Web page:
The Perfect tense in German (Perfekt): Understanding the German present perfect tense and when to use the perfect

The Perfect tense in German (Perfekt): Understanding the German present perfect tense and when to use the perfect

German, a language known for its precision and structure, presents a unique challenge with its use of tenses, especially the present perfect tense (das Perfekt) . We delve into how to use the present perfect, the complexities of verb conjugation, usage of auxiliary verbs, and the distinctions between regular and irregular verbs in the context of  Perfect tense in German. This guide is tailored for English speakers and those new to German grammar, offering insights and practical examples to transform your understanding and usage of the German perfect tense.

What is the German Perfect Tense?

The German perfect tense describes something that happened in the past with a connection to the present tense. Unlike the simple past tense (Präteritum),which is more common in written German and is used to express a completed action in the past. The Perfekt is widely used in the spoken German language, making it indispensable for conversational fluency. It offers a unique way to talk about events that have been completed but still hold relevance or connection to the present.

Another key feature is the placement of the past participle at the end of the sentence, which is a common trait in German sentence structure. This positioning can initially be challenging for English speakers, as it requires a shift in thinking about sentence construction. Moreover, the Perfekt tense allows speakers to convey subtleties such as the completion of an action or its ongoing impact, which are essential nuances in everyday communication.

How to conjugate regular verbs in the present perfect tense in German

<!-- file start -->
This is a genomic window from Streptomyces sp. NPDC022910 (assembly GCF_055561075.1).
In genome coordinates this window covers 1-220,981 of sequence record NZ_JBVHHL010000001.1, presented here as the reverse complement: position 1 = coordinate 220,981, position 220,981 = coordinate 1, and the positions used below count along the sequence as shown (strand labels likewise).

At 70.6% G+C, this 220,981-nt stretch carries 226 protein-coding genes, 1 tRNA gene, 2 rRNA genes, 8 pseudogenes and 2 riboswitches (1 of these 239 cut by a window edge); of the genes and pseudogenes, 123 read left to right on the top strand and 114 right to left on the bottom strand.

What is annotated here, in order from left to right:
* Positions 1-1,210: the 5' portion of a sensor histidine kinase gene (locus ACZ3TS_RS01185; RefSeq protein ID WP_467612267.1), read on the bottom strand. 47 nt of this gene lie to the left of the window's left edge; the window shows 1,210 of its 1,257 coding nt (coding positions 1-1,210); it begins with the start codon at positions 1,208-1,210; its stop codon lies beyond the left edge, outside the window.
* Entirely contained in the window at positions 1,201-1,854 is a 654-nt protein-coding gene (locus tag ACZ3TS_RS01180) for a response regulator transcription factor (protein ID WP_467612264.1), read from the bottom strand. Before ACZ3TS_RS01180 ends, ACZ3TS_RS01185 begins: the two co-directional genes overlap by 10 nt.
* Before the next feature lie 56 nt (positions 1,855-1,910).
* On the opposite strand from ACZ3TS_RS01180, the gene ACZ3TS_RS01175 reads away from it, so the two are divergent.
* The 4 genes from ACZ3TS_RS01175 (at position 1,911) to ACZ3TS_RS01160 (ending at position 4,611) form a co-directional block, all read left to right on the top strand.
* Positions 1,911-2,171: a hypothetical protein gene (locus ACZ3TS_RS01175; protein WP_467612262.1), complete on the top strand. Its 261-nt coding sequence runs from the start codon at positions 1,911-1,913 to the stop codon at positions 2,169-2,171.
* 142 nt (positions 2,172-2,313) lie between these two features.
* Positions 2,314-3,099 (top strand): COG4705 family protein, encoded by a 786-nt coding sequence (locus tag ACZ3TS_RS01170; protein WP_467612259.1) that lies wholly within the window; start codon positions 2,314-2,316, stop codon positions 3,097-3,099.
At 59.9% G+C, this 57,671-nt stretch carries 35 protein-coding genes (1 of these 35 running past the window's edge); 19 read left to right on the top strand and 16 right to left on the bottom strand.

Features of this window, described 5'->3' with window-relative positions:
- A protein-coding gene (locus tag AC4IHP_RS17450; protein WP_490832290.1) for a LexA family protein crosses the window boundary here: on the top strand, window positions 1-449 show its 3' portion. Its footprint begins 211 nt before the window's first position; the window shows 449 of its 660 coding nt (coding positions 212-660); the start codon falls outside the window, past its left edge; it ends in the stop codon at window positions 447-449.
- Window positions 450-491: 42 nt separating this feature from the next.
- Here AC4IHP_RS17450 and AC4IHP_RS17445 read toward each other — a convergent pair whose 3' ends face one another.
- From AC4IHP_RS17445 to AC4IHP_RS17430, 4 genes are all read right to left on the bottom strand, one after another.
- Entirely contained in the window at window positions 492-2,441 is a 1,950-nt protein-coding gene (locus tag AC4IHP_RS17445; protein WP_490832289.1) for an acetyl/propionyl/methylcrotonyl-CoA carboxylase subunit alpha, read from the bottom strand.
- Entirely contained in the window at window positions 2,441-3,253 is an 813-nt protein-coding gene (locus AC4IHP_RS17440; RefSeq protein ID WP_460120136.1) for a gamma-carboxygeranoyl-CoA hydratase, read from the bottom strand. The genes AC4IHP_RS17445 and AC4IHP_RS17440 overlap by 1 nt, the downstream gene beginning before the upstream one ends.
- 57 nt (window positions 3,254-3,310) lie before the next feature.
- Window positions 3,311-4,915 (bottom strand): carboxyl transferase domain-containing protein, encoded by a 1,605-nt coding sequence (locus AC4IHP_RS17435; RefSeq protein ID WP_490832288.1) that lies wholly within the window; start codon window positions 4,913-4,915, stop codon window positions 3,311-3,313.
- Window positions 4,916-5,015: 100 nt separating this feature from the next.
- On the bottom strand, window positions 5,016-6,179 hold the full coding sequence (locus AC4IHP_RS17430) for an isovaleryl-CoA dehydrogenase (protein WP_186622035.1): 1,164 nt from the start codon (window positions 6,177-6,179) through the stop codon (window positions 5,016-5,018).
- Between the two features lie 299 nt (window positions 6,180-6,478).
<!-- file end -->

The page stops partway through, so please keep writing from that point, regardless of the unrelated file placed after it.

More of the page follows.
One of the intriguing aspects of the Perfekt is its composition. It's formed by combining an auxiliary verb (either 'haben' or 'sein') with the past participle of the main verb. 

The Perfekt is conjugated by using a form of haben (to have)/ or sein (to be) at the 2nd position of a main clause and the past participle at the end of the sentence.


  • Das Mädchen hat über den Witz gelacht. The girl has laughed at the joke.
  • Der Student ist nach Hause gefahren. The student has gone home.

Understanding the Role of the German verbs Haben and Sein

In German, the two auxiliary verbs, 'haben' (to have) and 'sein' (to be),are foundational to forming the perfect tense. The choice between 'haben' and 'sein' often depends on the main verb's action and can significantly alter the sentence's meaning.

These auxiliaries aren't just arbitrary choices; they are deeply rooted in the semantics of the sentence. Typically, 'haben' is used with transitive verbs (verbs that require a direct object). However, 'sein' is typically reserved for intransitive verbs that denote movement (like 'gehen' - to go) or a change of state (such as 'werden' - to become).

The correct choice of auxiliary verb can also reflect the nature of the action described. For instance, 'sein' is often used with verbs that imply a journey or transition, underscoring the completion of an action that has changed the subject's state or position. Conversely, 'haben' usually accompanies actions that are more static or do not imply such a change.

When to use sein

  • Locomotion: If you can go/move from A to B. These are often verbs of movement e.g swim, run, jump, go, drive